Ontario Campers Prove to be Hardy Bunch

August 6, 2008 by   - () Comments Off on Ontario Campers Prove to be Hardy Bunch

Nothing is stopping people from enjoying their summer. That’s the case with Kim Burgess of Beeton, Ontario. It is what it is, she said when asked how vacationers are dealing with the high cost of gas and rainy weather.
“Life is short. You can’t not go somewhere. We’ll try to take one car, but sometime we’ll use two – we just do what we have to do,” she told the Midland (Ontario) Free Press, as she soaked in the rays at Bayfort Camp’s beach in Midland on Aug. 1.
She has camped at Bayfort Camp almost every weekend during the summer for the past five years.
High gas prices and poor weather conditions have not deterred her from enjoying life.
“We love to go away,” she said. “We would not spend our money other places so that we could go away in the summer.”
Andy Shulte and his family from Mannheim, Ontario, have come to Bayfort Camp for more than 10 years and said the high fuel prices and poor weather don’t keep them from camping.
“We don’t take many holidays,” he said while hooking up his fridge.
The Shultes vacation at the camp site during long weekends, and for a week in the summer. They camp about three times a year. The camping season was a slow start, according to Joseph Ogden, owner and operator of Bayfort Camp. “Now it’s starting to pick up.”
He attributes the slow start to high gas prices and poor weather conditions.
“Not very good weather for tenting, and they got to travel a lot farther; the gas prices slows them down. We’re getting a lot more people from the area than before.”
As for his campground’s forecast for the rest of the season, “ask the weatherman,” he said.
Bayfort Camp attracts locals as well as people from all over the world, including the Netherlands, Germany and France. It is a family campground on Georgian Bay that features 150 large lots, sandy beach, recreation hall, washroom facilities and playground. The Ogden family has operated the campground since 1945.
National Park Staff Reaches Out
Ethan Meleg, manager of visitor experience and communications for Georgian Bay Islands National Park in Midland, said it’s been a slower season compared to last year.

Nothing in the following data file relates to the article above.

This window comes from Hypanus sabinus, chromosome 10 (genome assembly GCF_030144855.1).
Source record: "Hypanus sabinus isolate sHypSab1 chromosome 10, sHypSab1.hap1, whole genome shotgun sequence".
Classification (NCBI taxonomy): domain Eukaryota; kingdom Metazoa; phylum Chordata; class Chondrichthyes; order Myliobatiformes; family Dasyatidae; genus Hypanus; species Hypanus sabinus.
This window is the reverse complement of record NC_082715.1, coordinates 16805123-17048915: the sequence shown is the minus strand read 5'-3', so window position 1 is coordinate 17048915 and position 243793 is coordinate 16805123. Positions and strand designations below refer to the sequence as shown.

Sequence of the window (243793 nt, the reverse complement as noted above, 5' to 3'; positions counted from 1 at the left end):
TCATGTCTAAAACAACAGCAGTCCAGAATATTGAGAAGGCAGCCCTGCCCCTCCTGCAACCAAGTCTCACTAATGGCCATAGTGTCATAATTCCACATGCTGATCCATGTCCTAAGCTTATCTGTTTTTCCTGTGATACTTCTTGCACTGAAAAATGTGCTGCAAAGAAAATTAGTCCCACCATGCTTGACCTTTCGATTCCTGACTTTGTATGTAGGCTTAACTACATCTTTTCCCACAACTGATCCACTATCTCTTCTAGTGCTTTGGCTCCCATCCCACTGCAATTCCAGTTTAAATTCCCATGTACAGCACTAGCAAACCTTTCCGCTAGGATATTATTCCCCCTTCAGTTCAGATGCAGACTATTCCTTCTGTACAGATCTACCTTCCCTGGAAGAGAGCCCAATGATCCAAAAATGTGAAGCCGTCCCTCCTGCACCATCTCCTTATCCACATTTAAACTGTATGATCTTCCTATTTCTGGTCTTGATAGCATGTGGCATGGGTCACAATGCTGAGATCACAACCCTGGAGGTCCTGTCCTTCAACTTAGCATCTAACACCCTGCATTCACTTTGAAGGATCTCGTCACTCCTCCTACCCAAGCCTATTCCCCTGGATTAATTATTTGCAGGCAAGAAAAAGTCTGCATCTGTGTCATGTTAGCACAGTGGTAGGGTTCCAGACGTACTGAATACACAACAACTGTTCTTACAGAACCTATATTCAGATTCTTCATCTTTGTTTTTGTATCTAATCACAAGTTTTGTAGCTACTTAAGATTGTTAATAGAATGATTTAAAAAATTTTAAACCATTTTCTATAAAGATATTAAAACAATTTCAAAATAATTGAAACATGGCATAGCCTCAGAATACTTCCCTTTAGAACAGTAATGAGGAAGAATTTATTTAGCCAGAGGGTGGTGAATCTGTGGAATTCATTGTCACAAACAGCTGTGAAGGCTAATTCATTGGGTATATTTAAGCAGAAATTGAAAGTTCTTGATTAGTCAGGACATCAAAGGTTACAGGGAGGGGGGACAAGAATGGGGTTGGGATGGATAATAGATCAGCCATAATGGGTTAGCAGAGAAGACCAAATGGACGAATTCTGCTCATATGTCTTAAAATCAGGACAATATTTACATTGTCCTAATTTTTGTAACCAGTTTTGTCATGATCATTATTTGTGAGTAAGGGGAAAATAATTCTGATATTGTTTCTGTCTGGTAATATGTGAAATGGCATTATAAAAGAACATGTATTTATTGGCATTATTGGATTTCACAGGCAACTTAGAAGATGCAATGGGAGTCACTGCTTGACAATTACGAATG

“Last year was an excellent year. This year we’re down a little bit,” he said. “It’s difficult to get exact stats because there are so many access points to the island, but we’re definitely down, I think, like many other tourism businesses.” He attributes it to the wet summer.
“When you’re camping or boating, that can be a bit of a turnoff,” he said. He said gas prices have also attributed to the low attendance.
To attract campers to the site, the park has done more outreach.
“We’re in the communities doing displays about the park and we’re attending special events to make them aware of the park with the intent they come to visit,” said Meleg.
Last summer was better because of the weather, he said, and the rest of this season is dependent on it.
Campers come from the region and even from Quebec and parts of Europe.
The camp on Beausoleil Island has 82 sites, and is close to the water. There are also remote campgrounds elsewhere on the island that are boat-accessible.
Joyce Marshal of Bellfalls campground in Waubaushene said the weather and high price of gas have hurt the site’s attendance.
“(As for high) gas (prices), what we’re finding is we’re still getting people, but we’re getting them from a half-hour radius,” she said.
She said cabin sales have been up by about 50% since last year.
Zac Marshal disagrees that high fuel prices are deterring people from camping.
“Everybody is shortening their distance to camp,” he said. “They don’t come because of the weather, but as soon as the sun came out the phone hasn’t stopped (from ringing).”
Compared to last season it’s been a slow summer for the Waubaushene campground, which offers a movie night for children, a karaoke night and a fireworks display.
“Camping is sort of a different thing. Camping has always been an economical holiday – it always has been,” he said. “The only thing we’re finding is that the people who are camping used to travel in the states now they’re staying home. If we can keep the nice sunny weather, the campgrounds will be full.”


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